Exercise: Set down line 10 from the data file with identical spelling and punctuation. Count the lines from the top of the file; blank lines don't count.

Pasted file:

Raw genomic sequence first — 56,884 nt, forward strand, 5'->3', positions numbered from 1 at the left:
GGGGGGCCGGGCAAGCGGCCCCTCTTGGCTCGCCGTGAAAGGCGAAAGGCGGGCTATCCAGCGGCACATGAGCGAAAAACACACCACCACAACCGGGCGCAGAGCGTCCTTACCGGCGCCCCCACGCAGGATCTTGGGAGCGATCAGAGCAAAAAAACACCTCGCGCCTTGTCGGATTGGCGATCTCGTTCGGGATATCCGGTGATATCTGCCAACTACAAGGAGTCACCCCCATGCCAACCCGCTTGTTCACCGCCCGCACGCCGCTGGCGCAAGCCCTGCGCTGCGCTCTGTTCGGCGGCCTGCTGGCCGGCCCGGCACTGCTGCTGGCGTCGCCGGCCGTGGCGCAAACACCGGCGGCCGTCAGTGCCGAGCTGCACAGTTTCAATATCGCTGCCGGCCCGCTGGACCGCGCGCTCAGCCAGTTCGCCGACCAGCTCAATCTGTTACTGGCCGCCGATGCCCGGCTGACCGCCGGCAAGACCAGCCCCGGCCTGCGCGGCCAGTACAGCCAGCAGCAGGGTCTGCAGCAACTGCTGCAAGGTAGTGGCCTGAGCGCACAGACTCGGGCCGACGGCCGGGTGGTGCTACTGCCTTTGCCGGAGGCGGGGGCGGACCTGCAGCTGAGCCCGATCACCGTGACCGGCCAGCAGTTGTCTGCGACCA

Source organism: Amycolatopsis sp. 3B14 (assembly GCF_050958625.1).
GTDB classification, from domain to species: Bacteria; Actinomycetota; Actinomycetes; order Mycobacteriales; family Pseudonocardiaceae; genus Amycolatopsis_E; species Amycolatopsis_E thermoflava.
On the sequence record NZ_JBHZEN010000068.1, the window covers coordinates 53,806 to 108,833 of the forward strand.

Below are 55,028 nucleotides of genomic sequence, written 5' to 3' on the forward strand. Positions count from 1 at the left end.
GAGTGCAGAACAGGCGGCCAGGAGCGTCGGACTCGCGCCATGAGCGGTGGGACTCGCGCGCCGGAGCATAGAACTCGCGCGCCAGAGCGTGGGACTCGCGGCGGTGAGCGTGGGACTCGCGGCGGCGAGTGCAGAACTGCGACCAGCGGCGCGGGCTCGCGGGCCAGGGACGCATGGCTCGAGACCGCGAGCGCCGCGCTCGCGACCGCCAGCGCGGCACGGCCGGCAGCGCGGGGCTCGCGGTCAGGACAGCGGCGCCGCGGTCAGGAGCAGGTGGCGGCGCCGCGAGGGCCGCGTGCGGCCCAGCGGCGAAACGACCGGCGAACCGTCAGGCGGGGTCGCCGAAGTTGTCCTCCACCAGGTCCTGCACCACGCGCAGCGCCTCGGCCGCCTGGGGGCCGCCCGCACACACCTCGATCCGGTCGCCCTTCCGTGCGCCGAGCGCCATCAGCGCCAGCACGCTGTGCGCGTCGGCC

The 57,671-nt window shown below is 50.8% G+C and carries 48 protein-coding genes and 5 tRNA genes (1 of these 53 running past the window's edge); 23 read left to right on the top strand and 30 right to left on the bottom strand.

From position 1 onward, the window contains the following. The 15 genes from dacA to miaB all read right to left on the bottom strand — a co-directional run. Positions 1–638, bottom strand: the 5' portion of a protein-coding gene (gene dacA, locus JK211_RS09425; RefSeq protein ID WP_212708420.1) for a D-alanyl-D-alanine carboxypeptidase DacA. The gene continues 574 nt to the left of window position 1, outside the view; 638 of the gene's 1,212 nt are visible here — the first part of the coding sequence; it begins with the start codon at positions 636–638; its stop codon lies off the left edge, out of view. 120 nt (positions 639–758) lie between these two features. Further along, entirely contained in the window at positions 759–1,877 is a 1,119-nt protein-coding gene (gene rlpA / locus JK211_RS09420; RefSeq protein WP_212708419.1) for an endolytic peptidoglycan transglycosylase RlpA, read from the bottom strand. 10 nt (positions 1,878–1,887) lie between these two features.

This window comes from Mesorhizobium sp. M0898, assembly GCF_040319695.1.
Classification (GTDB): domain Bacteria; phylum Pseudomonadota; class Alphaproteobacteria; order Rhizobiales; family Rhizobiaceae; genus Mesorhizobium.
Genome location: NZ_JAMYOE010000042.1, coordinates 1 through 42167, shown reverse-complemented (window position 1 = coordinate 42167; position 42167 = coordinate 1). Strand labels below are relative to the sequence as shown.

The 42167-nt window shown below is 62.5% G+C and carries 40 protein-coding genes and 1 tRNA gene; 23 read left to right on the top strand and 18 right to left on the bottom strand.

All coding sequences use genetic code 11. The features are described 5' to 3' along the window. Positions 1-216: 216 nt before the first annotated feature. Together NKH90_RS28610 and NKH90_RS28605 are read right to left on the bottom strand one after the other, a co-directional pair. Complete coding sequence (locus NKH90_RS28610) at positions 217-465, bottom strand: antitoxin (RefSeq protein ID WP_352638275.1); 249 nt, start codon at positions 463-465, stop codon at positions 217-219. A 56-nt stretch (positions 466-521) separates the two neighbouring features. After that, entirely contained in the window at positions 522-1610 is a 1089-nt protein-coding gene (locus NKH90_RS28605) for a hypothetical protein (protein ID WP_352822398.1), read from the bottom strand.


This window comes from Mesorhizobium sp. M0898, assembly GCF_040319695.1.